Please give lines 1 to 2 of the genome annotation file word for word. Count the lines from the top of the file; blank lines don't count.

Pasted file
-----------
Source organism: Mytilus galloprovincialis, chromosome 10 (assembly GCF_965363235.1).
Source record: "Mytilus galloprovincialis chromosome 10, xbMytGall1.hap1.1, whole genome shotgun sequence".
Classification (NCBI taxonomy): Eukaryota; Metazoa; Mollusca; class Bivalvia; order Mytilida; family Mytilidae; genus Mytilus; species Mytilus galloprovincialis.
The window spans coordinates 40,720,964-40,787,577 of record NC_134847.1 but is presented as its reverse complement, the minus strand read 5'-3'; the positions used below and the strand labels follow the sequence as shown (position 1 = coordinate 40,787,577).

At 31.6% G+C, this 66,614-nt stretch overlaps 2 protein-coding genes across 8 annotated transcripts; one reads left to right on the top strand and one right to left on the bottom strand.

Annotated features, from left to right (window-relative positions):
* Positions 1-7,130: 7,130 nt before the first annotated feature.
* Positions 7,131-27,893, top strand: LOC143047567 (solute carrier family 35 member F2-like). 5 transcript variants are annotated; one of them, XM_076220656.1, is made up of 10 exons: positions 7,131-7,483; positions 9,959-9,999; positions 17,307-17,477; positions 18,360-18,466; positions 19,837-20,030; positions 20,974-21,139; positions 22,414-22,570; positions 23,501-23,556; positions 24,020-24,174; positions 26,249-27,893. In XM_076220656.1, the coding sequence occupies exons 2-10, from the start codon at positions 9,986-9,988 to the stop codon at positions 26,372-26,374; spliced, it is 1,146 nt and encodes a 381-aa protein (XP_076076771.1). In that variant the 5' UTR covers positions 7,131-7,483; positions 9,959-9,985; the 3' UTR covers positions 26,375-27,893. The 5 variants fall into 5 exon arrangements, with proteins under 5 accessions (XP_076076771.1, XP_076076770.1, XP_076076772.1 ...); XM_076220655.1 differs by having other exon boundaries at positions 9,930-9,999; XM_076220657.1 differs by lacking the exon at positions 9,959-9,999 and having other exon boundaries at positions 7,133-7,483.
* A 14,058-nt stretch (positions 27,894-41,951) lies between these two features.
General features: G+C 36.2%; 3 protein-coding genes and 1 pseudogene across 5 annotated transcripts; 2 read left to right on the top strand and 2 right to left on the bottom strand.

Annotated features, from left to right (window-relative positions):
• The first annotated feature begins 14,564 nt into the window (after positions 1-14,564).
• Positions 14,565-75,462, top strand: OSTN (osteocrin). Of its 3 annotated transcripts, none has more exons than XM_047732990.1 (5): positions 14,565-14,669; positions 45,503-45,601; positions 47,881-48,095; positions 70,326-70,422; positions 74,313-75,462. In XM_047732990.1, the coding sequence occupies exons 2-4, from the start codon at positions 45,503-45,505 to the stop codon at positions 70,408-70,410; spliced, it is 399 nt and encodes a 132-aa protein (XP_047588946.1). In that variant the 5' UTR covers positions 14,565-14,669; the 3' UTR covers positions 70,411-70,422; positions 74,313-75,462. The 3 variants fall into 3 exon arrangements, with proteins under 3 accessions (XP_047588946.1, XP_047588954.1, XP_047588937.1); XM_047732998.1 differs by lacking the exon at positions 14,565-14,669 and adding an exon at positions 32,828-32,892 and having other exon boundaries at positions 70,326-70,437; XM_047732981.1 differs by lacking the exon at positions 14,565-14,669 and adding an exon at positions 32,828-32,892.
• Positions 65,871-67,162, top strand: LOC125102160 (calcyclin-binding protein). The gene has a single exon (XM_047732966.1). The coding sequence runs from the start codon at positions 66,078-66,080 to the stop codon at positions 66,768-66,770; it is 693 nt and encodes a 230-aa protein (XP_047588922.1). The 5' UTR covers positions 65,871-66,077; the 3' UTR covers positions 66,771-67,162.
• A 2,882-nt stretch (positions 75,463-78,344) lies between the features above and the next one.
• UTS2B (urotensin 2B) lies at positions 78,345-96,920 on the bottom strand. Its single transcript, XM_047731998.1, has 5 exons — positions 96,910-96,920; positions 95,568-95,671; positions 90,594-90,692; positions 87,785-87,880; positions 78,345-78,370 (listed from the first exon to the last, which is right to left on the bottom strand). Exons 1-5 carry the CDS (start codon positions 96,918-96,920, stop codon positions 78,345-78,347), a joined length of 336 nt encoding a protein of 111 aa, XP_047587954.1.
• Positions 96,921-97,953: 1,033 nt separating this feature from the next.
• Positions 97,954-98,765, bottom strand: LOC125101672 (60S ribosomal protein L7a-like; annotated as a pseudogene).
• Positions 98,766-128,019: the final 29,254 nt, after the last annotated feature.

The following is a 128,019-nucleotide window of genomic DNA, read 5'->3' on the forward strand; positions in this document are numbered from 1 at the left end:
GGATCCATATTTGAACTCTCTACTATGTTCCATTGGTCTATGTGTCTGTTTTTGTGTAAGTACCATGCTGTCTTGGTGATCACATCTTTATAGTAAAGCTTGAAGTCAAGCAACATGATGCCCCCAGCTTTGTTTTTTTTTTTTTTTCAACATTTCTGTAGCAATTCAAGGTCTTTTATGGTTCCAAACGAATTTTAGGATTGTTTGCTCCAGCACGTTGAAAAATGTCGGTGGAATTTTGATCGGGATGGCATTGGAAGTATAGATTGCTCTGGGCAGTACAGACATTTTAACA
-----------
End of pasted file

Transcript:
Source organism: Mytilus galloprovincialis, chromosome 10 (assembly GCF_965363235.1).
Source record: "Mytilus galloprovincialis chromosome 10, xbMytGall1.hap1.1, whole genome shotgun sequence".